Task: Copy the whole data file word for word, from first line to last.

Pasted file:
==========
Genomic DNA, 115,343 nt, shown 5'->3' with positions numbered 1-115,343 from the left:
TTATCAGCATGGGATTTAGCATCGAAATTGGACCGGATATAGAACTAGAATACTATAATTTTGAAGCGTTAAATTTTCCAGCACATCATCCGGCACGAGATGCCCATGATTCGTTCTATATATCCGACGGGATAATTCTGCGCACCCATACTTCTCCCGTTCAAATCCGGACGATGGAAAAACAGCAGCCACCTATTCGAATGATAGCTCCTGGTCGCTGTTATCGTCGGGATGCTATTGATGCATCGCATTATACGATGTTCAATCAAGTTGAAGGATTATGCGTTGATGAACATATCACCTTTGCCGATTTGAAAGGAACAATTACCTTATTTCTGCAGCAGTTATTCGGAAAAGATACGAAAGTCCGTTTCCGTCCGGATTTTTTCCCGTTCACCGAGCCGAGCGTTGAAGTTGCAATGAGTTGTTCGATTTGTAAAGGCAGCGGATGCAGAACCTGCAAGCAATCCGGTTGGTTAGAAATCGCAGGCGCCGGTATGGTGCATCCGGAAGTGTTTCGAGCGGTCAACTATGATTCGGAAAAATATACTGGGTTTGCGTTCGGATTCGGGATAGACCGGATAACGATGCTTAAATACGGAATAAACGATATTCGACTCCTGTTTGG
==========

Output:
Genomic DNA, 115,343 nt, shown 5'->3' with positions numbered 1-115,343 from the left:
TTATCAGCATGGGATTTAGCATCGAAATTGGACCGGATATAGAACTAGAATACTATAATTTTGAAGCGTTAAATTTTCCAGCACATCATCCGGCACGAGATGCCCATGATTCGTTCTATATATCCGACGGGATAATTCTGCGCACCCATACTTCTCCCGTTCAAATCCGGACGATGGAAAAACAGCAGCCACCTATTCGAATGATAGCTCCTGGTCGCTGTTATCGTCGGGATGCTATTGATGCATCGCATTATACGATGTTCAATCAAGTTGAAGGATTATGCGTTGATGAACATATCACCTTTGCCGATTTGAAAGGAACAATTACCTTATTTCTGCAGCAGTTATTCGGAAAAGATACGAAAGTCCGTTTCCGTCCGGATTTTTTCCCGTTCACCGAGCCGAGCGTTGAAGTTGCAATGAGTTGTTCGATTTGTAAAGGCAGCGGATGCAGAACCTGCAAGCAATCCGGTTGGTTAGAAATCGCAGGCGCCGGTATGGTGCATCCGGAAGTGTTTCGAGCGGTCAACTATGATTCGGAAAAATATACTGGGTTTGCGTTCGGATTCGGGATAGACCGGATAACGATGCTTAAATACGGAATAAACGATATTCGACTCCTGTTTGG